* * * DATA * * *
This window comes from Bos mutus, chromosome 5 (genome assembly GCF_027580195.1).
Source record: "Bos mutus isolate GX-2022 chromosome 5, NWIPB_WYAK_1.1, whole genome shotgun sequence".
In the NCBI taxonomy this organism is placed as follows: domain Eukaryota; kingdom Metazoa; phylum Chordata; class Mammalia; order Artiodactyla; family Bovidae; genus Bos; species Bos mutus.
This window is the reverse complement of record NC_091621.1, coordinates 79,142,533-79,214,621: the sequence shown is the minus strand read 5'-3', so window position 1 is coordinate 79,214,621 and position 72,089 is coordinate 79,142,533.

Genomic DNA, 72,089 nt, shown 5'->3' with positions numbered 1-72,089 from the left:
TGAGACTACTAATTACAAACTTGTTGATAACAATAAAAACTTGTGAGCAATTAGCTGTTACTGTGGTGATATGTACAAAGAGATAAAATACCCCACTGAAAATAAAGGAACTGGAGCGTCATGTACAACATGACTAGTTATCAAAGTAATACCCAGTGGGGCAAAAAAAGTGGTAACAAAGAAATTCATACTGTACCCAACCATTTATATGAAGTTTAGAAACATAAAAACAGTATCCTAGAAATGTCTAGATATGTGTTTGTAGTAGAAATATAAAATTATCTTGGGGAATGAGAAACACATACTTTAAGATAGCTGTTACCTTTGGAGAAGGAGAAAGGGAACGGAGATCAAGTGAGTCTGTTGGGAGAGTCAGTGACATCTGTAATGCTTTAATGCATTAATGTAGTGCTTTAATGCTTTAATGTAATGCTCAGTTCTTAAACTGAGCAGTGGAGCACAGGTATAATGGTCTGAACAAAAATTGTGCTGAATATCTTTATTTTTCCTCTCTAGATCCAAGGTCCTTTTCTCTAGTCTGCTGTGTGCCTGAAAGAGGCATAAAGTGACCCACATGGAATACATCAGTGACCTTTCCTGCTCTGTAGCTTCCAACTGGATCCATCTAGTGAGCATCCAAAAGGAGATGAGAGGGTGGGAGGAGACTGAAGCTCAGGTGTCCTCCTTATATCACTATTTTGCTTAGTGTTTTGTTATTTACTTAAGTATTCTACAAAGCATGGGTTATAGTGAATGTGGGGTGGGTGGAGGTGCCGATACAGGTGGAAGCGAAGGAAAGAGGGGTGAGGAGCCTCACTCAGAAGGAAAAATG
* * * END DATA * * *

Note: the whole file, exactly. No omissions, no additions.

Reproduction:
This window comes from Bos mutus, chromosome 5 (genome assembly GCF_027580195.1).
Source record: "Bos mutus isolate GX-2022 chromosome 5, NWIPB_WYAK_1.1, whole genome shotgun sequence".
In the NCBI taxonomy this organism is placed as follows: domain Eukaryota; kingdom Metazoa; phylum Chordata; class Mammalia; order Artiodactyla; family Bovidae; genus Bos; species Bos mutus.
This window is the reverse complement of record NC_091621.1, coordinates 79,142,533-79,214,621: the sequence shown is the minus strand read 5'-3', so window position 1 is coordinate 79,214,621 and position 72,089 is coordinate 79,142,533.

Genomic DNA, 72,089 nt, shown 5'->3' with positions numbered 1-72,089 from the left:
TGAGACTACTAATTACAAACTTGTTGATAACAATAAAAACTTGTGAGCAATTAGCTGTTACTGTGGTGATATGTACAAAGAGATAAAATACCCCACTGAAAATAAAGGAACTGGAGCGTCATGTACAACATGACTAGTTATCAAAGTAATACCCAGTGGGGCAAAAAAAGTGGTAACAAAGAAATTCATACTGTACCCAACCATTTATATGAAGTTTAGAAACATAAAAACAGTATCCTAGAAATGTCTAGATATGTGTTTGTAGTAGAAATATAAAATTATCTTGGGGAATGAGAAACACATACTTTAAGATAGCTGTTACCTTTGGAGAAGGAGAAAGGGAACGGAGATCAAGTGAGTCTGTTGGGAGAGTCAGTGACATCTGTAATGCTTTAATGCATTAATGTAGTGCTTTAATGCTTTAATGTAATGCTCAGTTCTTAAACTGAGCAGTGGAGCACAGGTATAATGGTCTGAACAAAAATTGTGCTGAATATCTTTATTTTTCCTCTCTAGATCCAAGGTCCTTTTCTCTAGTCTGCTGTGTGCCTGAAAGAGGCATAAAGTGACCCACATGGAATACATCAGTGACCTTTCCTGCTCTGTAGCTTCCAACTGGATCCATCTAGTGAGCATCCAAAAGGAGATGAGAGGGTGGGAGGAGACTGAAGCTCAGGTGTCCTCCTTATATCACTATTTTGCTTAGTGTTTTGTTATTTACTTAAGTATTCTACAAAGCATGGGTTATAGTGAATGTGGGGTGGGTGGAGGTGCCGATACAGGTGGAAGCGAAGGAAAGAGGGGTGAGGAGCCTCACTCAGAAGGAAAAATG